Q: I have chronic headaches as a long term after effect of viral meningitis 15 months ago. Drugs reduce the severity but do not cure the pain completely. Could acupuncture help?
A: We always tread a little cautiously around the treatment of headaches which arise from distinct pathologies like post-viral conditions. In general, the use of acupuncture treatment for headaches is both well-researched and promisingly so, as our two factsheets on headaches and migraine show:
This has even led to acupuncture being recommended in one set of NICE guidelines for cluster headaches.
However, post viral conditions often present greater difficulty when they generate specific symptoms, as you can clearly see when you look at thee evidence for the treatment of the various chronic fatigue/post viral/ME style of problems. What would be a relatively straightforward 'fix' for some of the symptoms here does not always seem to 'take'.
Two factors, however, predispose people to have a go at acupuncture treatment for these types of headache. First, acupuncture treats the person, not the condition, and is aimed at much on the overall recovery of balance in the system as it is in simply reducing the effects of the symptoms. I many cases the body's ability to correct its own imbalances is severely impaired by viral infections, and anything which helps the whole system to function better is likely to have great impact in retaining any benefits a treatment may have.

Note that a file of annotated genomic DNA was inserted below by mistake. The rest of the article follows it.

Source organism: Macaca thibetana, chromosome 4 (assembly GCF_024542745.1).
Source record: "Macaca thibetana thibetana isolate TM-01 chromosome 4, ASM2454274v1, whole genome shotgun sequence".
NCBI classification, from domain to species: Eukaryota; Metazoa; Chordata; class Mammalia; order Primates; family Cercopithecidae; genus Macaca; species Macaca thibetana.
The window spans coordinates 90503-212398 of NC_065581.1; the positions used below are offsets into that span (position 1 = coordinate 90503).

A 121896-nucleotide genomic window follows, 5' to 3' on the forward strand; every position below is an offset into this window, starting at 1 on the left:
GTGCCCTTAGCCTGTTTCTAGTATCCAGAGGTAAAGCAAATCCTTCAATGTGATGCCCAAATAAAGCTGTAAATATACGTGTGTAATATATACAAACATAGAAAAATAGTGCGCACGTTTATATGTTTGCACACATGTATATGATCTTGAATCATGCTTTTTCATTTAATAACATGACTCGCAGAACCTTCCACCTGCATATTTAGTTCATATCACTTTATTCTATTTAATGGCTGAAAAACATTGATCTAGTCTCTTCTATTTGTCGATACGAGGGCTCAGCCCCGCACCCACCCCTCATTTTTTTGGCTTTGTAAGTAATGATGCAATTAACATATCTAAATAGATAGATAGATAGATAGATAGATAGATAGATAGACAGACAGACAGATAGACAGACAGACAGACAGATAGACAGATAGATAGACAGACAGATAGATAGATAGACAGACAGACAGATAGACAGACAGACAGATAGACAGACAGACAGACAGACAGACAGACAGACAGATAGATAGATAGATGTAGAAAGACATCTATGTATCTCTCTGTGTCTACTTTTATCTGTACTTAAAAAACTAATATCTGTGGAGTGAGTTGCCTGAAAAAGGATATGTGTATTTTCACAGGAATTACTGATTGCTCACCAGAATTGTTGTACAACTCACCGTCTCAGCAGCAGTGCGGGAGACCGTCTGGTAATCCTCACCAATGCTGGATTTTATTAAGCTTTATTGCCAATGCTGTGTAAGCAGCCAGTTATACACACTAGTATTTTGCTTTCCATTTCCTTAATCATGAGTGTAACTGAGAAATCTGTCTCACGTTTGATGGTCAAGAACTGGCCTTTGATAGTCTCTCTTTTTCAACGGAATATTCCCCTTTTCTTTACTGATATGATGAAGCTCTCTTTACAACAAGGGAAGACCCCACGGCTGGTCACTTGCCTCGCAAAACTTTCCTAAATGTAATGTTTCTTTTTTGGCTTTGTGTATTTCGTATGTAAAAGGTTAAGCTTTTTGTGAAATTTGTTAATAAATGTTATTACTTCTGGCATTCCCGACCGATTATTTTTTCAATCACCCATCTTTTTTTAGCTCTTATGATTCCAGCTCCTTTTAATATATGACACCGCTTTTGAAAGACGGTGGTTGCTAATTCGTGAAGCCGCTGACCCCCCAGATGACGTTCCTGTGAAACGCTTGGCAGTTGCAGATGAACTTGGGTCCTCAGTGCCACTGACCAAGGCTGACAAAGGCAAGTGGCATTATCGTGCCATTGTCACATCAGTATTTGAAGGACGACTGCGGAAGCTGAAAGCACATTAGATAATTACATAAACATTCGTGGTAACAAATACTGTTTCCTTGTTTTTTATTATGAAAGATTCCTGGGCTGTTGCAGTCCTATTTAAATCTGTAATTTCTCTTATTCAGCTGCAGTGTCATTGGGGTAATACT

Second, the Chinese medicine practitioners have looked at all of the different types of headaches for over 2500 years through an entirely different conceptual structure centred on the flow of energy. The exact nature of the presentation will point to specific types of imbalance for which there will probably be considerable secondary diagnostic information available to the practitioner. This might be in the form of changes to routine patterns which someone has just grown used to over the years, or in some cases signs from pulse or tongue diagnosis of which the patient would not be aware. This would probably give the practitioner some confidence that they could help.
The best advice we can give, and which we invariably give with problems like this, is to visit a BAcC member local to you for an informal assessment of the situation based on what they find. In most cases they may well see an immediate set of signs and symptoms which will enable to say with confidence that they think they might be able to help. In some cases they may decide that other forms of treatment may be more suitable, and we have certainly heard of people using herbal medicine, cranial osteopathy and homoeopathy to good effect.
In summary, we think that there may well be some benefit to be gained from acupuncture treatment, and for us the issue with headaches is usually the extent of the improvement and how sustainable this is. We hope that in your case this proves to be considerably so.